“God gives you grace to cross the bridges in front of you, but He doesn’t give you the grace to cross the bridges you make in your head.” –Rachel Aldrich

            Saturday morning at 3:50am, mom and I headed off to the Portland airport. The intinerary was as follows: get to the airport, check my extremely-close-to-overweight-bag, get through security and board the plane for a 6:10am take-off, land in San Francisco at 8:30am, get to the international terminal for the 11:55am flight to Beijing, survive the flight, land at 4:25pm on Sunday, find my suitcase, and get through Chinese customs, find the airport subway, take it four stops, transfer with my bags to Line 2 for 8 stops, then transfer to Line 4 for 7 stops, get off the subway and go up to the bus stop, wait for the 369 or 954 bus, manage to work through the crowd with my suitcase and backpack, get on the bus, ride for 6 stops, get off at Shoubaozhuang, cross the street, and walk into the school. Viola. 

            Honestly, I was a little worried about getting through all this by myself. In the car on the way to the airport, I didn’t know what I would do if my bag was overweight. I wasn’t at all familiar with the San Francisco airport. I didn’t know if my ability to enter China would be affected by the minor conflict over a Chinese air zone right now. I wasn’t quite sure how to find the airport subway express from my baggage claim. I was worried about transferring lines with my suitcase, and I didn’t know if I could get on the bus if it was crowded. Altogether, if I started dwelling on all the things I was unsure about, I could have started freaking out. But instead,  after remembering that I could call a teacher to help if anything went wrong, I decided to just take it all one step at a time. 

            A few months ago, my friend Rachel Aldrich and I were talking about our lives, about problems or issues that we thought we could see in the future. Rachel told me about how she had been worried and disturbed because she didn’t feel like God was holding her up and giving her the wisdom for that potential situation. But then we realized… of course not. We weren’t there yet! Somehow, we expected God to give us all the answers and total confidence, the grace to deal with it, but it wasn’t even happening! In fact, it may not ever come to happen. Too often we complicate things or make them so much more than they should be. I agree with what Rachel said, “God gives you grace to cross the bridges in front of you, but He doesn’t give you the grace to cross the bridges you make in your head.”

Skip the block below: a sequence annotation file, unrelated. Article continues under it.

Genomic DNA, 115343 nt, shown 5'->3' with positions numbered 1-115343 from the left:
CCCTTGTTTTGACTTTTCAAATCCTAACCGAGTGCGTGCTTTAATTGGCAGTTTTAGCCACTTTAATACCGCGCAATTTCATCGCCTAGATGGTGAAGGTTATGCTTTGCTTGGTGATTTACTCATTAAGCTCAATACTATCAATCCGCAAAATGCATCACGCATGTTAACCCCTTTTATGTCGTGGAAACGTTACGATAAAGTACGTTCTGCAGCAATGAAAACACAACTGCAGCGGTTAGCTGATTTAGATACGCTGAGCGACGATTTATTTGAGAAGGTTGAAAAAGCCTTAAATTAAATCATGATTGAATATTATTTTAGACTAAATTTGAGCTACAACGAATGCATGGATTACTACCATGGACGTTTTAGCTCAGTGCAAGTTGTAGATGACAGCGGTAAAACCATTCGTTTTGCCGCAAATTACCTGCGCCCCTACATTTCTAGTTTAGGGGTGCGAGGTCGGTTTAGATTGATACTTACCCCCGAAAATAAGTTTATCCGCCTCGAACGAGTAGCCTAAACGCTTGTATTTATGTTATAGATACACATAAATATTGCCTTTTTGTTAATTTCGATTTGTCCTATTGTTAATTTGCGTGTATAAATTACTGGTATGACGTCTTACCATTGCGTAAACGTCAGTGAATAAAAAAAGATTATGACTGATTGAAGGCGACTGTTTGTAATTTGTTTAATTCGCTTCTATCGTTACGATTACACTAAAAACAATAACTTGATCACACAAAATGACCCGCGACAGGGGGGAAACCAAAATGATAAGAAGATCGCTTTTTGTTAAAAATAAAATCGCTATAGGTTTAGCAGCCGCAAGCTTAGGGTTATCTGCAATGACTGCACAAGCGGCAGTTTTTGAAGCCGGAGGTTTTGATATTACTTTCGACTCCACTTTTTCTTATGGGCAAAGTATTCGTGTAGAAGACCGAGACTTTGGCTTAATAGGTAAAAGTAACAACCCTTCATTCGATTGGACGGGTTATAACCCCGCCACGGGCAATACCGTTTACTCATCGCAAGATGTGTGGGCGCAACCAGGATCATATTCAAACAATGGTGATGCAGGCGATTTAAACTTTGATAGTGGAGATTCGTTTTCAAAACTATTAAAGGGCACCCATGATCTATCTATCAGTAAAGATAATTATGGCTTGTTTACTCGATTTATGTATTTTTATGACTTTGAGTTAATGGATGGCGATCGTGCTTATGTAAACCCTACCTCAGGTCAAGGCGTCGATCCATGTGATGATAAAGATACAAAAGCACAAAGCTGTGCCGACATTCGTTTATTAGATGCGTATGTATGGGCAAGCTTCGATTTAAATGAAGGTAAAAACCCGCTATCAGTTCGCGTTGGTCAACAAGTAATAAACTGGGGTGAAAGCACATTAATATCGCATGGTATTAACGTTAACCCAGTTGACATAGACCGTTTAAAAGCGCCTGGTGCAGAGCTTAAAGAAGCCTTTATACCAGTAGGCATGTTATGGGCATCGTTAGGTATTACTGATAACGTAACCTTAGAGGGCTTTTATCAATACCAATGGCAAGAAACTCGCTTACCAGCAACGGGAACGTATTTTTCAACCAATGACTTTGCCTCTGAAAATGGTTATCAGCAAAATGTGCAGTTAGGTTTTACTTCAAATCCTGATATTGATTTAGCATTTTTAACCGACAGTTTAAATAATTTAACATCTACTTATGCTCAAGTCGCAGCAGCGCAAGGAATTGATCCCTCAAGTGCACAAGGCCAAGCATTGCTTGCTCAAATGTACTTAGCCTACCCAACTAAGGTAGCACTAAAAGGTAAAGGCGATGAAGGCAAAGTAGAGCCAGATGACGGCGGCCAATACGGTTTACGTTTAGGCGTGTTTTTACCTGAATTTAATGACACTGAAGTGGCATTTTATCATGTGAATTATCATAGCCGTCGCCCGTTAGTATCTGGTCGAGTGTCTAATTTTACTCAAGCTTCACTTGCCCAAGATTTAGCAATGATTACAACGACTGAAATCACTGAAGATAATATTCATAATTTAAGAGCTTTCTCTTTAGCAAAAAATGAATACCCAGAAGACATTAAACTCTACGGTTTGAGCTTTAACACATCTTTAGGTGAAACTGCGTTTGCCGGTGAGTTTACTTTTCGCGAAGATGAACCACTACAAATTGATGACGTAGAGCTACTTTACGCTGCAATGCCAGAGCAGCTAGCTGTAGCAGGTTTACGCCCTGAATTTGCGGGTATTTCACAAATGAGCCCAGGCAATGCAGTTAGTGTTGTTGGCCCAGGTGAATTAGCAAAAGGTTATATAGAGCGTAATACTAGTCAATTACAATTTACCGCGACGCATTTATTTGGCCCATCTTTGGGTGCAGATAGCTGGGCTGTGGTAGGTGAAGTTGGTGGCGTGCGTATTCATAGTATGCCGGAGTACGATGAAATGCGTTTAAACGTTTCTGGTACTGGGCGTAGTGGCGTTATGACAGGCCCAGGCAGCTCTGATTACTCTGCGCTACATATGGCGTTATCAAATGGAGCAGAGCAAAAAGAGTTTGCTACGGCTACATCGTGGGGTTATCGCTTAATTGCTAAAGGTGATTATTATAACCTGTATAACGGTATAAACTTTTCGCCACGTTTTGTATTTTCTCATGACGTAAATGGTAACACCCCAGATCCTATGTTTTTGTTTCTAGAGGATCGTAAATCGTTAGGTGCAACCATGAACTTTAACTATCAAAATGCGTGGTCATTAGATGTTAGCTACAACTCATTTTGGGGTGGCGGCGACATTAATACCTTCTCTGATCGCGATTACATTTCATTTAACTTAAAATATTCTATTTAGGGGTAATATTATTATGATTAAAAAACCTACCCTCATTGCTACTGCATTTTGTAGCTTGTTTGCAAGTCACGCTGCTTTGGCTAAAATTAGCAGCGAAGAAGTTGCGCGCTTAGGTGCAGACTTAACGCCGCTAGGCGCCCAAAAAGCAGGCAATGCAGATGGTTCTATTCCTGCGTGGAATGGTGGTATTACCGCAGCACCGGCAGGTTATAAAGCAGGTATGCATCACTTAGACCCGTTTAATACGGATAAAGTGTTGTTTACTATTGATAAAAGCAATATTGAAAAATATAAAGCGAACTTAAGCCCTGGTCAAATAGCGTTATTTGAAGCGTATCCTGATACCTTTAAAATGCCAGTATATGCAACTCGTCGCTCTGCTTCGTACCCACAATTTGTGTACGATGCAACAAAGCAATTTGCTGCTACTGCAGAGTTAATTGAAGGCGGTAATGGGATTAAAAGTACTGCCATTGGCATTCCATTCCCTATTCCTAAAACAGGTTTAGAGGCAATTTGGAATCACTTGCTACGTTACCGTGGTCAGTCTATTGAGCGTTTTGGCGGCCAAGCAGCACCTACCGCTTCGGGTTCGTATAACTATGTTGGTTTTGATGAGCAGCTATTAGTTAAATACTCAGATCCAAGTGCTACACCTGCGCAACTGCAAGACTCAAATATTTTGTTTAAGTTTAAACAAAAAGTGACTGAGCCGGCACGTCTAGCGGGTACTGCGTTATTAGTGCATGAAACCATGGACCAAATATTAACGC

Now don’t get me wrong; I’m not saying “don’t think ahead.” What I’m saying is: don’t live in the future, in the maybes, in the potential problems. Prepare adequately, and then trust God to take you through what He’s called you to do. 

            I was trying to think of a verse that goes along with this thought process. And I looked over at the thermal mug I brought from home that’s sitting next to my computer. It says “He Guides “ in bold letters, and underneath has Proverbs 3:5-6.

“Trust in the Lord with all your heart and lean not on your own understanding. In all your ways acknowledge Him, and He will direct your path.” 

Read that again.

Read it slower. 

My challenge to you: look at your life and see if there are things that you are worrying about or stressed about that God wants you to simply trust Him for. Maybe it’s getting from the Portland Airport to Dandelion Middle School. Maybe it’s a potential relationship. Maybe it’s finals at school. Maybe it’s something much bigger or much smaller. No matter the size, God asks you to trust Him with all your heart. 

            I made it to the school without a hitch. But even if I hadn’t, I trust Him. Why? Because I know He loves me. How? Because He made me, died for me, rose for me, and has been faithful to me. He has never failed me yet, and I know His heart well enough to know that He never will.

            He loves you too.


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